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Head Stud Removal - Last One

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Alpine View Drop Down
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    Posted: 08 Jan. 2018 at 9:35am
Well I got all but one stud out and was looking for ideas other than heating up the engine block (I am not sure how to do that nor do I have the equipment). Every stud came out with the two nut method but the last one. The threads somehow stripped and I cannot get any bite when I turn the nut. I tried a pipe wrench several times and the stud moved maybe a 1/4 turn, it is difficult to get a good grip and use a cheater bar and have a enough room to turn the stud. I have been soaking the stud and tapping on it. 
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Post Options Post Options   Thanks (0) Thanks(0)   Quote TERRY Quote  Post ReplyReply Direct Link To This Post Posted: 08 Jan. 2018 at 9:45am
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Post Options Post Options   Thanks (0) Thanks(0)   Quote Mark W. Quote  Post ReplyReply Direct Link To This Post Posted: 08 Jan. 2018 at 4:18pm
YEP a decent stud remover like the one NAPA sells will put the bite on just about any stuck stud. If you can only rock the stud make sure you have a good penetrating oil or rust dissolver to soak in as it wiggles back and forth.
 
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Post Options Post Options   Thanks (0) Thanks(0)   Quote Alpine Quote  Post ReplyReply Direct Link To This Post Posted: 08 Jan. 2018 at 6:08pm
Terry, it took only two hard pulls with that device and the stud broke right below the hole. Now to figure out how to drill the stud out. 
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Post Options Post Options   Thanks (0) Thanks(0)   Quote SE Kansas 46 CJ-2A Quote  Post ReplyReply Direct Link To This Post Posted: 08 Jan. 2018 at 7:34pm
Hindsight is 20/20. No hard pulls on a stud. If it was moving slightly it should be worked back and forth and more PB Blaster or Automatic Transmission Fluid/acetone mixture (50%/50%) is added. Work it back and forth some more. Repeat after the PB Blaster or ATF/acetone has has a chance to soak in.

There are several methods of removing a stud, but most start with center drilling the stud with the appropriate size of drill for the right size EZ out. The first thing will have to be to center punch the stud with a center punch. This needs to be dead center. If you have punched it and it isn't dead center on the stud, the punch hole can be moved by directing the punch towards the center at an angle and with a series of soft blows direct the punch mark back to the center. If the punch mark isn't on center, then you run the risk of hitting threads in the block when you drill out the center of the stud.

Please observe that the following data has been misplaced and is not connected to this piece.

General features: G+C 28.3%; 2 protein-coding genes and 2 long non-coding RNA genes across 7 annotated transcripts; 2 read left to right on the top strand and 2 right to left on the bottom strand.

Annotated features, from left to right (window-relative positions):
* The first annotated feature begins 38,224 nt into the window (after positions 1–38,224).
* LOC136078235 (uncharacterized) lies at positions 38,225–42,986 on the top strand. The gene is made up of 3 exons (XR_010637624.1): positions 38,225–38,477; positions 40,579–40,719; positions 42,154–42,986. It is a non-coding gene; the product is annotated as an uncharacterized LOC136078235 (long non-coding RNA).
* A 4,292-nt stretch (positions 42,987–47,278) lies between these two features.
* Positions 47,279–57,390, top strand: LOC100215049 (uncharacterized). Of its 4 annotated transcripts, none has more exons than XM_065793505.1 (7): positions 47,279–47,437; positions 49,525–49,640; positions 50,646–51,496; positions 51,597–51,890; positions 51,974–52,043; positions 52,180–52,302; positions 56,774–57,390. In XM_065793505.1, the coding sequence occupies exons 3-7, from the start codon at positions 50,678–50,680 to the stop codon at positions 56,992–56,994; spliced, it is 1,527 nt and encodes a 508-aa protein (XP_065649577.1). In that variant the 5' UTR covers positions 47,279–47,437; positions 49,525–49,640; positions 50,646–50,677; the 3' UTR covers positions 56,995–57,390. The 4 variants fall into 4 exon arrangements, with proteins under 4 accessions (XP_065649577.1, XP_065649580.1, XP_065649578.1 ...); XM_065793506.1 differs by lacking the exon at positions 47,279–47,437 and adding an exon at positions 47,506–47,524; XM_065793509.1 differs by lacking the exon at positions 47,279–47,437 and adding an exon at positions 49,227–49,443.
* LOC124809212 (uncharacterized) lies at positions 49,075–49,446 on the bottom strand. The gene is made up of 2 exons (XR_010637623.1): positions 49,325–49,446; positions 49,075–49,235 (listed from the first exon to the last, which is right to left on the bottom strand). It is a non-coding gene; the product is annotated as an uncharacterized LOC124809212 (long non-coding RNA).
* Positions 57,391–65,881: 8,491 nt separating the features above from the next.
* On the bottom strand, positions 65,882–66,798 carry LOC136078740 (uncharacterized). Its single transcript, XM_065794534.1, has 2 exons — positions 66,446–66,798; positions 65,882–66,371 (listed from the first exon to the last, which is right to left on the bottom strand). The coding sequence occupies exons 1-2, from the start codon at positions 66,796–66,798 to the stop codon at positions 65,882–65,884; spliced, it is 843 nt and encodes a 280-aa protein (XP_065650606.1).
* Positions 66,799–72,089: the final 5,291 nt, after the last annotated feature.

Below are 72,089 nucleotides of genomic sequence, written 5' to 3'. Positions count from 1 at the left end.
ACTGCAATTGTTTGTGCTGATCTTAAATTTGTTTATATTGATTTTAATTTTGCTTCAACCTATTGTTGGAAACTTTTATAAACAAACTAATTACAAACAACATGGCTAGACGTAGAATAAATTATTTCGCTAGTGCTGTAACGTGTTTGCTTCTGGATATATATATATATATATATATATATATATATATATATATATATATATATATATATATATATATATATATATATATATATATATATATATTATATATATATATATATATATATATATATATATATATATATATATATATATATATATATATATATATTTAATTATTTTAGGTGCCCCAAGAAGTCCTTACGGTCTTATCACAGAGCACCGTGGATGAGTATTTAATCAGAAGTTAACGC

Drill the stud all the way through. On a head stud I wouldn't use anything larger than a 5/16" drill bit. At this point you could apply some heat to just the stud until it gets slightly red and let it cool completely. Some use heat, others don't. I use it as a last resort. I personally wouldn't heat the block, but others may have a suggestion on that note.

There are two styles of EZ Outs. One drives straight in and the other has a left hand thread. I have used both, but prefer the straight drive-in type. install the EZ-Out, Keeping in mind that when it is tight in the hole that it is also somewhat brittle and will break if enough force is used. The idea is to work the EZ-out gently but firmly back and forth twisting motion with a wrench or tap handle being very careful not to apply sideways pressure. Use PB Blaster or ATF/acetone mix and if the broken stud is moving keep using your choice of penetrant and plenty of patience. Don't rush things, let the penetrant work it's way in to treads over the course of several days.

With enough patience, most studs will come loose eventually. Clean the treads in the block up with the appropriate size tap (7/16" x 14 tpi)and use #2 Permatex on the replacement studs.

Good luck, and I hope this helps. Patience is a virtue....

46 CJ-2A #64462 "Ol' Red"



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Post Options Post Options   Thanks (0) Thanks(0)   Quote HCAT Quote  Post ReplyReply Direct Link To This Post Posted: 08 Jan. 2018 at 8:41pm
I went through this in 2013 removing the head bolt closest to the fire wall. The bolt was very brittle and broke or chipped with every try.

I just took my time and made sure the first drill was as dead center and level in the broken bolt as I could get.   I drilled several times, increasing the bit size slightly each time, until it was just about into the threads within the head.

There was no easy out available, so I needed to get as close to the head threads as possible and scrape the remnants of the bolt threads while holding a magnet at the hole. Worked out very well, must have been my lucky day.

I then ran a tap to clean the threads and replaced the bolts with studs coated with Permatex thread sealant.

I lost a lot of hair during that surgery, so just take your time and it will work out.

Good luck

Edited by HCAT - 08 Jan. 2018 at 8:47pm
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Post Options Post Options   Thanks (0) Thanks(0)   Quote ndnchf Quote  Post ReplyReply Direct Link To This Post Posted: 08 Jan. 2018 at 9:01pm
Another old trick is to place a nut over the end of the broken stud. Then weld itto the stud from the inside of the nut. The heat causes the stud to expand and then contract, helping to break the bond. Then a wrench can be put on the nut and the stud turned out.
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Post Options Post Options   Thanks (0) Thanks(0)   Quote Alpine Quote  Post ReplyReply Direct Link To This Post Posted: 08 Jan. 2018 at 10:11pm
Thanks. i will update in a few days after I work on this .
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Post Options Post Options   Thanks (0) Thanks(0)   Quote ralf Quote  Post ReplyReply Direct Link To This Post Posted: 08 Jan. 2018 at 10:50pm
Try a rescue bit. It could rescue your project. Google it.
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Post Options Post Options   Thanks (0) Thanks(0)   Quote TERRY Quote  Post ReplyReply Direct Link To This Post Posted: 09 Jan. 2018 at 9:55am